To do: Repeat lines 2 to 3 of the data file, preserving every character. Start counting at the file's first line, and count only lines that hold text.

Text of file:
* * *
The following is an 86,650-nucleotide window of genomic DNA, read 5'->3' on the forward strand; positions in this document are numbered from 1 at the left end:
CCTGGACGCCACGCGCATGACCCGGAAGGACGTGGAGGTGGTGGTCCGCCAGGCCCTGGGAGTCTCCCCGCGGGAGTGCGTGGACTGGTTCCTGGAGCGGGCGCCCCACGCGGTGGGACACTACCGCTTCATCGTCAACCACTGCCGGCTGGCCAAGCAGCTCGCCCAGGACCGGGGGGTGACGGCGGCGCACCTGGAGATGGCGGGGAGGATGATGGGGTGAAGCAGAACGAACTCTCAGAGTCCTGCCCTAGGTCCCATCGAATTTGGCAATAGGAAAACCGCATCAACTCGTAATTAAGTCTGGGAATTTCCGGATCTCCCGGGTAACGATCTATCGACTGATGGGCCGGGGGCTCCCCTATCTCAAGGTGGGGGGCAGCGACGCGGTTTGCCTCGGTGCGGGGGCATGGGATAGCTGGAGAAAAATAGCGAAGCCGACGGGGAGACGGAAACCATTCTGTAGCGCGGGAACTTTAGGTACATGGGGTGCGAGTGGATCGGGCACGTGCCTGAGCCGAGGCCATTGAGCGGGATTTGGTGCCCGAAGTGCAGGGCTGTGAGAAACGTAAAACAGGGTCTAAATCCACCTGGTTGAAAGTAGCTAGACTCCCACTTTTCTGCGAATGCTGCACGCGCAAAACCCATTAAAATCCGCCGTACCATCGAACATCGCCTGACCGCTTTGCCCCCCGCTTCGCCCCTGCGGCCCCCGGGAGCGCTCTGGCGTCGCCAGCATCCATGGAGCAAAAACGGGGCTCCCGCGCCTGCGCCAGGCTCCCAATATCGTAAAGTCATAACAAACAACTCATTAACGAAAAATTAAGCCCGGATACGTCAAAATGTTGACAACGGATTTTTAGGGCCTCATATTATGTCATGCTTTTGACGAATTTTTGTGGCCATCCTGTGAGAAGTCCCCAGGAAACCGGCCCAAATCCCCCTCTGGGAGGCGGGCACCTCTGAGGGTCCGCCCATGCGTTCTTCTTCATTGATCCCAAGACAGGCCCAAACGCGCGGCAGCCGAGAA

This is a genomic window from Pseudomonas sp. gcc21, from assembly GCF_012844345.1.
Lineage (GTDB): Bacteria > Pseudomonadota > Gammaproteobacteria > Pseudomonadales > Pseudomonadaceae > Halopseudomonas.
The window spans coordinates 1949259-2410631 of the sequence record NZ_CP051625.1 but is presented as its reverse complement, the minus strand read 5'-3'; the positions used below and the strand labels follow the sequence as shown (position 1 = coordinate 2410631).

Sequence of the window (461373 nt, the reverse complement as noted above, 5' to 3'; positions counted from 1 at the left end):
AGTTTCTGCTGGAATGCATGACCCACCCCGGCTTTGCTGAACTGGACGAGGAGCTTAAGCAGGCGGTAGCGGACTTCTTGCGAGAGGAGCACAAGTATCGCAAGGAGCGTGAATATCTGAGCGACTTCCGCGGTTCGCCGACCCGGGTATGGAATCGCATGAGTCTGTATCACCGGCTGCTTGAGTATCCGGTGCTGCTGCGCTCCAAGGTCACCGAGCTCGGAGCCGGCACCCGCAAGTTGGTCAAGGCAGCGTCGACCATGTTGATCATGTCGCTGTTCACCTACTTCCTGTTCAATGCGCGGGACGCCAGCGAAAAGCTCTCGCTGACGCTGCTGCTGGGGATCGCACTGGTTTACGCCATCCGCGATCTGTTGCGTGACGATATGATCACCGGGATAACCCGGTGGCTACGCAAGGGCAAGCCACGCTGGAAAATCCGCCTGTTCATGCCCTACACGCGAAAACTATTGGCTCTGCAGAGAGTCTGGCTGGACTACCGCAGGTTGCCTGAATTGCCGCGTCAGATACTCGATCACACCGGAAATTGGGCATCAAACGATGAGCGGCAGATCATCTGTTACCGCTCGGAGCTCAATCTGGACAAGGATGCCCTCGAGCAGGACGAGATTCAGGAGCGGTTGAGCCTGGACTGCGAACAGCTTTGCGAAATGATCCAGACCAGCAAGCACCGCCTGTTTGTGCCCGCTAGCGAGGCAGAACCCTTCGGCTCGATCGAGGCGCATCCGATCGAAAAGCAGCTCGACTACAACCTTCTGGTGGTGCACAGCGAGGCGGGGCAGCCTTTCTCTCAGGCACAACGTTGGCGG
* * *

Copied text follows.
CCTGGACGCCACGCGCATGACCCGGAAGGACGTGGAGGTGGTGGTCCGCCAGGCCCTGGGAGTCTCCCCGCGGGAGTGCGTGGACTGGTTCCTGGAGCGGGCGCCCCACGCGGTGGGACACTACCGCTTCATCGTCAACCACTGCCGGCTGGCCAAGCAGCTCGCCCAGGACCGGGGGGTGACGGCGGCGCACCTGGAGATGGCGGGGAGGATGATGGGGTGAAGCAGAACGAACTCTCAGAGTCCTGCCCTAGGTCCCATCGAATTTGGCAATAGGAAAACCGCATCAACTCGTAATTAAGTCTGGGAATTTCCGGATCTCCCGGGTAACGATCTATCGACTGATGGGCCGGGGGCTCCCCTATCTCAAGGTGGGGGGCAGCGACGCGGTTTGCCTCGGTGCGGGGGCATGGGATAGCTGGAGAAAAATAGCGAAGCCGACGGGGAGACGGAAACCATTCTGTAGCGCGGGAACTTTAGGTACATGGGGTGCGAGTGGATCGGGCACGTGCCTGAGCCGAGGCCATTGAGCGGGATTTGGTGCCCGAAGTGCAGGGCTGTGAGAAACGTAAAACAGGGTCTAAATCCACCTGGTTGAAAGTAGCTAGACTCCCACTTTTCTGCGAATGCTGCACGCGCAAAACCCATTAAAATCCGCCGTACCATCGAACATCGCCTGACCGCTTTGCCCCCCGCTTCGCCCCTGCGGCCCCCGGGAGCGCTCTGGCGTCGCCAGCATCCATGGAGCAAAAACGGGGCTCCCGCGCCTGCGCCAGGCTCCCAATATCGTAAAGTCATAACAAACAACTCATTAACGAAAAATTAAGCCCGGATACGTCAAAATGTTGACAACGGATTTTTAGGGCCTCATATTATGTCATGCTTTTGACGAATTTTTGTGGCCATCCTGTGAGAAGTCCCCAGGAAACCGGCCCAAATCCCCCTCTGGGAGGCGGGCACCTCTGAGGGTCCGCCCATGCGTTCTTCTTCATTGATCCCAAGACAGGCCCAAACGCGCGGCAGCCGAGAA

This is a genomic window from Pseudomonas sp. gcc21, from assembly GCF_012844345.1.